'Oh to be a writer, a real writer, given up to it and it alone'.

I see you as the middle child,
Unwilling             Willed out
No favourite        uncomfortable words
Family remarks
'I see you are still fat'
Restless little thundercloud.

And later grown taller
cello fingers head full of words
the river pulled you,
the pine forests called
sultry swooning heavy with heat
in stockings bodices petticoats arm shields and dress
hem lines water damp wet.
A cover of night stars
A morning of birdsong
breast high in the manuka trees,
mimosa clover lily of the valley
pausing in the moment with the giant horse fly
by the clear water.

Splashes splashes of light falling falling
falling through the trees

I dream of your pen tumbling
with ink
slipping easily over paper
feelings rushing
living in the twilight.

And so much loving and hating,
Packets of love and hate hastily doled out.
Virginia grasped it straight away
Lawrence's rainbow
The presence of those eyes,
the mocking lips,
a mask a ghost

I see you in Paris
a hat of cherries    a long cloak     a white fez
a turban over a bold red mouth.

Soon the bacillus would grow.
Pen teeming emotion
A garden party in your head.

Lies    Lies    Lies
How you loved them, breathed them....your truths.
Living a life of half made dreams....such dreams....
The black bird in the corner of your eyes
waiting to alight,
shadows racing across the sky
Grass of bluebells cuckoo song
afraid to stop or settle
quickly
footsteps hurrying on.

The ink spilling
'I feel I shall die soon but not of my lungs'
Your blood buzzing rushing
your heart full of bees....
These truths you told yourself ....

Too soon too soon the bacillus gathering,
growing.

The feeling of the closed door, the locked gate
the twilight, the leaves, the dust.

And at the end too soon too soon
Virginia would mourn
despite the words, the promises,
your miss.
She saw the wreath on your hair,
the cold white flowers.
Another dream....
Leaving always leaving
impatient to be gone
The ink spilling
Leaving leaving
the curtains closed
impatient to be
gone.

With thanks to Claire Tomalin for her fine biography 'A Secret Life'
And the diaries of Virginia Woolf and Katherine Mansfield.

 

Catherine Graham wrote the next poem in response to hearing Lucia Matibenga’s story. Lucia Matibenga is a Zimbabwean politician working with the United Movement for Democratic Change.

Sticks and Stones

by Catherine Graham

Even though you beat me,
you cannot keep me under your table.

You beat me
to put me in my right place
as a woman. My right place is being free.

Free to fight for the right to speak out.
Speak out against injustice, inaction, poverty.

If you believe that pain will
make me put my hands over my mouth,
then you are misled.

I cup my hands up to my lips and drink
to Justice, Equality, Dignity.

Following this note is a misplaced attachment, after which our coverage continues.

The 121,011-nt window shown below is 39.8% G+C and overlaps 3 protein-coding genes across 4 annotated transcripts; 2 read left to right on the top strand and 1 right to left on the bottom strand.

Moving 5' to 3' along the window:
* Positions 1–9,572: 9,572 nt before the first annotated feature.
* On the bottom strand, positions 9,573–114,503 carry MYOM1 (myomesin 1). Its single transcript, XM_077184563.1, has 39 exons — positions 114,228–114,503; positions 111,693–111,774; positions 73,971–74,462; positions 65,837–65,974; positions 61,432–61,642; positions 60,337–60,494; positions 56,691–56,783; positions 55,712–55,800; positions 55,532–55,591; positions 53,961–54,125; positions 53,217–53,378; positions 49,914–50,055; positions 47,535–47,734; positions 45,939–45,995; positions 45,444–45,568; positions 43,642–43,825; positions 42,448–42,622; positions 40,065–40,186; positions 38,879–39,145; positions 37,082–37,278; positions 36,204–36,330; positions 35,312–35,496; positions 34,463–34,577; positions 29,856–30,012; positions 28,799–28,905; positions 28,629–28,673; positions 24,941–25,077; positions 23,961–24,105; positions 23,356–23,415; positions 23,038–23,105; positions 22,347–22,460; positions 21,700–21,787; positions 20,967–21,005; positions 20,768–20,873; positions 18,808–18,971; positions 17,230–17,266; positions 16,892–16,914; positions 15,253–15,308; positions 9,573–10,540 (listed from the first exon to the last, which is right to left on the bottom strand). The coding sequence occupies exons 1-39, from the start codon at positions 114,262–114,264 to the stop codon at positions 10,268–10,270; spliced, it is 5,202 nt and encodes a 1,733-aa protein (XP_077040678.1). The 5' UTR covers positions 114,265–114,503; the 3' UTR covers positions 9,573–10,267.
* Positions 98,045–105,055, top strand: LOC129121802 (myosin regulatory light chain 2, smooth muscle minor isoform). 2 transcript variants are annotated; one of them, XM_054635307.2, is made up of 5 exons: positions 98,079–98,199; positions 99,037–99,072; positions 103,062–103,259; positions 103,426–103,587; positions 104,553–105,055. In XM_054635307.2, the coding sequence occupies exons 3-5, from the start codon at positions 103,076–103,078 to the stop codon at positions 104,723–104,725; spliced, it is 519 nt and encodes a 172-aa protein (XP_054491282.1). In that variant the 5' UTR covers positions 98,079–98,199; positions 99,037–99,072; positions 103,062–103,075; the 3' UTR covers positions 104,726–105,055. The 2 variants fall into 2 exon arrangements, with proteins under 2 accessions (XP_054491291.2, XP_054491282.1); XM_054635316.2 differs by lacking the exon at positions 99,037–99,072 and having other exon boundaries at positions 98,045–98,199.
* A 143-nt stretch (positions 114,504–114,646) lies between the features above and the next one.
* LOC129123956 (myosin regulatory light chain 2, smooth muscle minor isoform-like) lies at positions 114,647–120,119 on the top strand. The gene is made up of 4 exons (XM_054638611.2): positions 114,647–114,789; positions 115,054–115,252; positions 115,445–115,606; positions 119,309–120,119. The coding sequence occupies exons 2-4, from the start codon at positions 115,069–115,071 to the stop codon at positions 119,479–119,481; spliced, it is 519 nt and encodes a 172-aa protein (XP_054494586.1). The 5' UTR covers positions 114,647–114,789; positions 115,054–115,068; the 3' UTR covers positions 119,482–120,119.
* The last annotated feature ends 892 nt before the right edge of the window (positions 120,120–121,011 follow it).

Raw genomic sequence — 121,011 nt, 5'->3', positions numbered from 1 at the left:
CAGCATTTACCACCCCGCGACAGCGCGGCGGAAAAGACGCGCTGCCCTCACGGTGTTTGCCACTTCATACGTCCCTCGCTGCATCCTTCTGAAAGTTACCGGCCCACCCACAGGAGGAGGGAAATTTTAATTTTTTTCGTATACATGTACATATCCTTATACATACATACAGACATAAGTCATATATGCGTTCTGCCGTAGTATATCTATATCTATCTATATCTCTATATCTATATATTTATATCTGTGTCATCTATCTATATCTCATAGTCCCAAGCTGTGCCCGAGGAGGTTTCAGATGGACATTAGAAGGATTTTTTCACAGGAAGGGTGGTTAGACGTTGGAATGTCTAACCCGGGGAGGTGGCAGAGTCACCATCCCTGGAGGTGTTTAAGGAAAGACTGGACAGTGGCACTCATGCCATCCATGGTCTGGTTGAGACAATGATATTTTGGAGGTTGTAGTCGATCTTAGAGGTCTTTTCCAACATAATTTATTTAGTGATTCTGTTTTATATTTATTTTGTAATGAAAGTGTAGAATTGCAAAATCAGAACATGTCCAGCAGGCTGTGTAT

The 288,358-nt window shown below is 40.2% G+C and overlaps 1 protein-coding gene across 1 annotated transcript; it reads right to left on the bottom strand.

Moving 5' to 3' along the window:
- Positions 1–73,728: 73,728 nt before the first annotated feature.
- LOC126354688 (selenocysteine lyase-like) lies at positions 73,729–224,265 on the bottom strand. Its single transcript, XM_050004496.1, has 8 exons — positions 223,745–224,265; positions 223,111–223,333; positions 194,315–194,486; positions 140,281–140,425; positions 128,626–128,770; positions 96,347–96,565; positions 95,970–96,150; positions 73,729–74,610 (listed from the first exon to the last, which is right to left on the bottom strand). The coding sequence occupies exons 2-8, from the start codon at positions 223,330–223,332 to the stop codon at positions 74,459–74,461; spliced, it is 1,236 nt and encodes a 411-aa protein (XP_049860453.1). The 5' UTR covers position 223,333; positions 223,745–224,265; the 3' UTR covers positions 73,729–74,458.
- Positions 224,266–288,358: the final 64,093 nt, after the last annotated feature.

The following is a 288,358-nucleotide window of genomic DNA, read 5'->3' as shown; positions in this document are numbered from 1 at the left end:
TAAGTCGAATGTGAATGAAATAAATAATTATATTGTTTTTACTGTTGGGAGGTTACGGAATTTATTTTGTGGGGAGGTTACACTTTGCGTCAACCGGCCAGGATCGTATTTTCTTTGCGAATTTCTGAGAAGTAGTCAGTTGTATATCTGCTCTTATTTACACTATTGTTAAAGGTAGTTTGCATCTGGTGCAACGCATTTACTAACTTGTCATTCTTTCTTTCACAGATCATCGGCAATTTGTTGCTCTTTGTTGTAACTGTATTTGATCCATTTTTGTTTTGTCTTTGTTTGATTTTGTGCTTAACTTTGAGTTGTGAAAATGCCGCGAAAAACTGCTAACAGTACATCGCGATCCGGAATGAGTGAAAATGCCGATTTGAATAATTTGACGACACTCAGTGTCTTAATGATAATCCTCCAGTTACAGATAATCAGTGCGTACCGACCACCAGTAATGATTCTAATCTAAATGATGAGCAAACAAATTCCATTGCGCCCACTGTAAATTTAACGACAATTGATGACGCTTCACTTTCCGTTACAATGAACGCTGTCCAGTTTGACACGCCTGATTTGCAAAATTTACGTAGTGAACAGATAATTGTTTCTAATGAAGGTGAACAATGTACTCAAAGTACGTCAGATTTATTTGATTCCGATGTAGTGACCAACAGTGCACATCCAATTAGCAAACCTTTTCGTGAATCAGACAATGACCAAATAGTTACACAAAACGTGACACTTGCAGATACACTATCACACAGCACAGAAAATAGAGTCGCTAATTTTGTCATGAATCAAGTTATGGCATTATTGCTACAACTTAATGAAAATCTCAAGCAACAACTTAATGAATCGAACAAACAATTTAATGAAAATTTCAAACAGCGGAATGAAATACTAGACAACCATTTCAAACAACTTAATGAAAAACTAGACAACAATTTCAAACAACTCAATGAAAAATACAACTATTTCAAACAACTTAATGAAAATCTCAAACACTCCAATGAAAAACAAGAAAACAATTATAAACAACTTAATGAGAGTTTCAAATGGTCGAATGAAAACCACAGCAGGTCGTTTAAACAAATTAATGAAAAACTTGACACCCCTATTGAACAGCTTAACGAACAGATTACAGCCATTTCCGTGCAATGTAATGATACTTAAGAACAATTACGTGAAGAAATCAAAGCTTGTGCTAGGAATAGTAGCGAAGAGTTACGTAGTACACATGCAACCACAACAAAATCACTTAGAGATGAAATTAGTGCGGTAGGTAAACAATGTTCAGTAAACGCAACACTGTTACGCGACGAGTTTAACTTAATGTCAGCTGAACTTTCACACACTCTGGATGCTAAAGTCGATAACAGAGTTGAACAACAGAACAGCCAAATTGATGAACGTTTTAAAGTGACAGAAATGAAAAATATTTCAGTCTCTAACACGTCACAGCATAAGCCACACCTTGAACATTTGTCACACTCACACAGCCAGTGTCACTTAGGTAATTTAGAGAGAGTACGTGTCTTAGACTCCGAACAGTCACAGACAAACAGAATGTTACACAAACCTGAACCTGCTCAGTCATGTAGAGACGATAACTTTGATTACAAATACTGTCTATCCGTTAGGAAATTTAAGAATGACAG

For I do not fade like a bruise fades,
I heal like a broken bone.

from Things I Will Put In My Mother's Pocket (Indigo Dreams Publishing)

 

Eliot North submitted a poem in honour of IWD which is taken from a developing collection of poems called ‘Flora Speaks’, a working collaboration with Dr Henry Oakeley, Garden Fellow at the Royal College of Physicians. Henry’s book ‘Doctors in the Medicinal Garden’ has been source material throughout and this poem was inspired by ‘Asclepias tuberosa’ or ‘American Milkweed,’ named after Asclepius, the Greek god of medicine and son of Apollo.

Self-migration

by Eliot North

My re-birth will eclipse
Mother’s funeral pyre;

Layers of self stripped
Back and light-bolted,

Biology enhanced
With digital snips.

How I milked my host,
Poison sap to bone;

A snake wrapped around
The wooden staff of life.

You. Do not eat my hope.
These wings are poised

To visit Pine valleys
From Canada to Mexico.

I’ll overwinter there,
My undergarments spun

From the senses, coded
In silken memory.

 

Next up we have translations by Niveen Kassem of two poems by Ghada Al-Samman. Al-Samman is gaining an international reputation, as she continues to write controversially about the Arab world. A prolific writer, she isn’t afraid to speak out, documenting and sharing, in innovative ways, Middle Eastern life and suffering which mostly goes ignored.

Al-Samman's writing shows defiance and determination to challenge the status of women in traditional, patriarchal Arab society. The poems tackle gender inequality in all affairs of life. Taking women's emancipation to a higher level, the poems take off like spreading wings of thoughts, flying in our imaginations like liberated birds, escaping a tradition that enriches and nourishes gender inequality.

Two Poems

by Ghada Al-Samman

1.

Do not bless me coldly
kill me warmly
so we can be loyal for life

rather expiring together slowly
we become patriots in death.

Behold, I now open the box of sins

to recall my share of stars,
of flowers, butterflies and the lies;
I run from the orphanage of women
Who yield kindness and tearfulness

to where I can make my own seasons,
winds, forests and falcons
and demagnetizes my compass needle that leads
only to the directions of you …

2.

When met
the gypsy inside me suddenly wakes
from long slumber of social oppressions.

Nature had spoken,
her delicious river beckons:
‘Come and learn how to swim,’

breathe and your lungs filled with air.

And the wind assures: